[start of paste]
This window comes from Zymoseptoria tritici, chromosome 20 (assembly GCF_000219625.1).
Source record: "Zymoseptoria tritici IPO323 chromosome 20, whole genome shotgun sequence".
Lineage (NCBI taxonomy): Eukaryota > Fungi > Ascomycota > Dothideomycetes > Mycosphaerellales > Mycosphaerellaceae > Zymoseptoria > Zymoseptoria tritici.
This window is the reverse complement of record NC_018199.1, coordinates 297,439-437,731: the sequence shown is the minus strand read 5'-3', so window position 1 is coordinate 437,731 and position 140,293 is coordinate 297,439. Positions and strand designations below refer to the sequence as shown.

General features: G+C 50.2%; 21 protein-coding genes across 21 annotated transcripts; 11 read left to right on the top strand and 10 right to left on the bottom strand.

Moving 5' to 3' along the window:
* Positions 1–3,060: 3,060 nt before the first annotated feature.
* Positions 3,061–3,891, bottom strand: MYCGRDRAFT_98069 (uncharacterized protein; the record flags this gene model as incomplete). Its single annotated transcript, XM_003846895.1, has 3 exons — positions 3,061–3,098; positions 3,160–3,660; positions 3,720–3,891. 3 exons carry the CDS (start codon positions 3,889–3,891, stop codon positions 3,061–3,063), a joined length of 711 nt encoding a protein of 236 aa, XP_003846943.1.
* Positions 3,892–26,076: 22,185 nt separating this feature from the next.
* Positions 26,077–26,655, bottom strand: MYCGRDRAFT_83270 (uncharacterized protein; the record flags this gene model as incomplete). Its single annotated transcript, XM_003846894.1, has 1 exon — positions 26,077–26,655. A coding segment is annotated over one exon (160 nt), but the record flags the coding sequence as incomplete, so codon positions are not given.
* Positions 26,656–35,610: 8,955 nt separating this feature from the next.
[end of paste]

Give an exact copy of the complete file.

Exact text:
This window comes from Zymoseptoria tritici, chromosome 20 (assembly GCF_000219625.1).
Source record: "Zymoseptoria tritici IPO323 chromosome 20, whole genome shotgun sequence".
Lineage (NCBI taxonomy): Eukaryota > Fungi > Ascomycota > Dothideomycetes > Mycosphaerellales > Mycosphaerellaceae > Zymoseptoria > Zymoseptoria tritici.
This window is the reverse complement of record NC_018199.1, coordinates 297,439-437,731: the sequence shown is the minus strand read 5'-3', so window position 1 is coordinate 437,731 and position 140,293 is coordinate 297,439. Positions and strand designations below refer to the sequence as shown.

General features: G+C 50.2%; 21 protein-coding genes across 21 annotated transcripts; 11 read left to right on the top strand and 10 right to left on the bottom strand.

Moving 5' to 3' along the window:
* Positions 1–3,060: 3,060 nt before the first annotated feature.
* Positions 3,061–3,891, bottom strand: MYCGRDRAFT_98069 (uncharacterized protein; the record flags this gene model as incomplete). Its single annotated transcript, XM_003846895.1, has 3 exons — positions 3,061–3,098; positions 3,160–3,660; positions 3,720–3,891. 3 exons carry the CDS (start codon positions 3,889–3,891, stop codon positions 3,061–3,063), a joined length of 711 nt encoding a protein of 236 aa, XP_003846943.1.
* Positions 3,892–26,076: 22,185 nt separating this feature from the next.
* Positions 26,077–26,655, bottom strand: MYCGRDRAFT_83270 (uncharacterized protein; the record flags this gene model as incomplete). Its single annotated transcript, XM_003846894.1, has 1 exon — positions 26,077–26,655. A coding segment is annotated over one exon (160 nt), but the record flags the coding sequence as incomplete, so codon positions are not given.
* Positions 26,656–35,610: 8,955 nt separating this feature from the next.